Lenovo is recalling about 50,500 desktop PCs that U.S. regulators say pose a fire hazard.
In an alert issued March 8, the U.S. Consumer Product Safety Commission announced that Lenovo, the worlds second-largest PC maker, agreed to recall ThinkCentre M70z and M90z all-in-one desktop systems due to a defect in an internal component in the power supply. The component can overheat, which could pose a fire hazard, according to the agency.
In the alert, the commission said that Lenovo had received two reports about problems in the United Statesone that involved a fire and another that was characterized as a smoke incident. No injuries were reported.
The commission described the all-in-one systems as being flat-panel monitors with the PC integrated into the monitor housing itself. The power supplies are also inside the monitor or PC housing. The computer chassis has a matte-black finish with the brand name ThinkCentre in the lower left hand corner of the monitor front. The recalled desktop model numbers … M90z and M70z … along with the serial number and manufacturing date code can be found on a label on the underside of the unit.
The commission said the recall affects only certain M70z and M90z desktops. The systems were sold between May 2010 and January. For the M70z, the date codes for the impacted systems are 1001 to 1012. For the M90z, the date codes are 1101 to 1112, 001 to 012, and 101 to 112.
Users should check the serial number of the system with Lenovo to determine if their PC is part of the recall, the agencys alert said. The affected systems were sold via Lenovos Webites as well as by telephone and direct sales, the commission said.
Consumers should immediately stop using the computers, unplug the power supply and contact the firm to determine if your computer is included in the recall and to schedule an appointment for a free replacement of the power supply, the agency said.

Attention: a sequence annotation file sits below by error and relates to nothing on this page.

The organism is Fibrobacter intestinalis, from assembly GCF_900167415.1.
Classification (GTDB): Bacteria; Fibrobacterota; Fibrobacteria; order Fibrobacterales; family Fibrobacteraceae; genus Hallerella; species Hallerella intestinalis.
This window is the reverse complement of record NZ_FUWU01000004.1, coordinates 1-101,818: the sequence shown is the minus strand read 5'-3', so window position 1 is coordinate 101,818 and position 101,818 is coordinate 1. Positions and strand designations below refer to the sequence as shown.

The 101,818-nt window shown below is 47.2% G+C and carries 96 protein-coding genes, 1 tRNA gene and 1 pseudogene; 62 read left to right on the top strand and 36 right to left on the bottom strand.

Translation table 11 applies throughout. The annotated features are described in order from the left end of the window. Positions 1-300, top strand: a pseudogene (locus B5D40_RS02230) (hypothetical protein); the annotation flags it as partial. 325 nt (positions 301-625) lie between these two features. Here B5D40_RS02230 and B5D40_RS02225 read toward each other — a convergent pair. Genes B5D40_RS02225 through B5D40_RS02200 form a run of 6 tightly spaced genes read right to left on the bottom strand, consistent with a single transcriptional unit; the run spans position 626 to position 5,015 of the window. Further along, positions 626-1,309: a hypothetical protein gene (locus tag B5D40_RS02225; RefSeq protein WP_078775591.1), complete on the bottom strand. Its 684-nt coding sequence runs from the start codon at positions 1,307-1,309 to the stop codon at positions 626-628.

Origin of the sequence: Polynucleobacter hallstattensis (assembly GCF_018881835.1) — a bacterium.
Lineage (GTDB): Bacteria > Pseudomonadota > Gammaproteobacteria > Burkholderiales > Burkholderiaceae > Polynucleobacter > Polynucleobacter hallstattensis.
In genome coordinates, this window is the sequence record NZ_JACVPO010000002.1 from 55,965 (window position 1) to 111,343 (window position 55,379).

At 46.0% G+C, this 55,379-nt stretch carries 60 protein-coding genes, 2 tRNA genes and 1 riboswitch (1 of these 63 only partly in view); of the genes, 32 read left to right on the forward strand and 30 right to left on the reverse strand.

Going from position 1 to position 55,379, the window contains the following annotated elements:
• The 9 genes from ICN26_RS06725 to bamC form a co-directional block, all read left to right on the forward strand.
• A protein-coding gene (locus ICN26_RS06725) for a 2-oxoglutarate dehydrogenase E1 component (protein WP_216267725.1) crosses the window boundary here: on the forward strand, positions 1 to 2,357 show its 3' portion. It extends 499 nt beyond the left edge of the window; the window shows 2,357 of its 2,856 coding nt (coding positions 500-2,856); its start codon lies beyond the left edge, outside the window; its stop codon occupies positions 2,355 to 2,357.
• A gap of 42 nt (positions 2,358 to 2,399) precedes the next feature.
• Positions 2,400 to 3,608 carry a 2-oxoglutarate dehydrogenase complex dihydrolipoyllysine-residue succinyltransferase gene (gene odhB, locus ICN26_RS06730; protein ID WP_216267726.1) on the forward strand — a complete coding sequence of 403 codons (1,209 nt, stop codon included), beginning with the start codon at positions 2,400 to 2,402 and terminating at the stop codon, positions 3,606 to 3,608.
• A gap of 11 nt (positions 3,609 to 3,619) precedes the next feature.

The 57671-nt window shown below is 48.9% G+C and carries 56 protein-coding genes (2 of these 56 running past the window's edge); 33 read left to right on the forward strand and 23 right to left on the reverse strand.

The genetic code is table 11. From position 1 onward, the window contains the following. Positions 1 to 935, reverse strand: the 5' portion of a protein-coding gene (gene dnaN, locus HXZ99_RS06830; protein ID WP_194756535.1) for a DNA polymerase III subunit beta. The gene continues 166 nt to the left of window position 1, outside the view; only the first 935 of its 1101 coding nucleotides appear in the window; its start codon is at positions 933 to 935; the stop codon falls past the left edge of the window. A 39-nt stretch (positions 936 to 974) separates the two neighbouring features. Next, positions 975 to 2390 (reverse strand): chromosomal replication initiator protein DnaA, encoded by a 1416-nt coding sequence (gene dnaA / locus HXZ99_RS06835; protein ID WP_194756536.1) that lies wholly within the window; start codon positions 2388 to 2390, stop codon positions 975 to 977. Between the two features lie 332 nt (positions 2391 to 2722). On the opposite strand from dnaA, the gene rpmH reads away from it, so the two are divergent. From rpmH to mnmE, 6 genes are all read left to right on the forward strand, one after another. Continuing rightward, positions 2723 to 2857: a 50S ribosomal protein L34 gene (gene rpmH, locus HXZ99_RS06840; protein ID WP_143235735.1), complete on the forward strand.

Lenovo is No. 2 in a PC market that finds itself increasingly under pressure from a growing variety of other devices, in particular, tablets. According to market research firm Gartner, in 2011, Lenovo shipped more than 45.7 million PCs, second to Hewlett-Packards 60.5 million. However, Lenovos number represented a 19.7 percent increase over 2010. Meanwhile, HP saw its 2011 numbers drop 3.5 percent.
However, the PC market is seeing its overall numbers go up and down from quarter to quarter as tabletsespecially Apples massively successful iPadflood the market. After two strong quarters in 2011, PC shipments in the fourth quarter fell 1.4 percent over the same period last year, thanks in large part to weakening consumer demand.
A number of high-profile tech figuresmost recently former Microsoft executive Ray Ozziehave said the industry is now in a post-PC era, as consumers and businesses embrace such devices as tablets and smartphones for some of their computing needs. Others, including Intel CEO Paul Otellini, said they expect to see the PC market continue to expand, noting that the industry, on average, ships more than 1 million PCs a day.
In a March 8 report, Gartner analysts said they expect shipment this year to grow 4.4 percent, to 368 million units. However, in 2013, that number should grow to more than 400 million units, they said.
PC shipments will remain weak in 2012, as the PC market plays catch-up in bringing a new level of innovation that consumers want to see in devices they purchase, Gartner analyst Ranjit Atwal said in a statement. The real question is whether Windows 8 and Ultrabooks will create the compelling offering that gets the earlier adopter of devices excited about PCs again.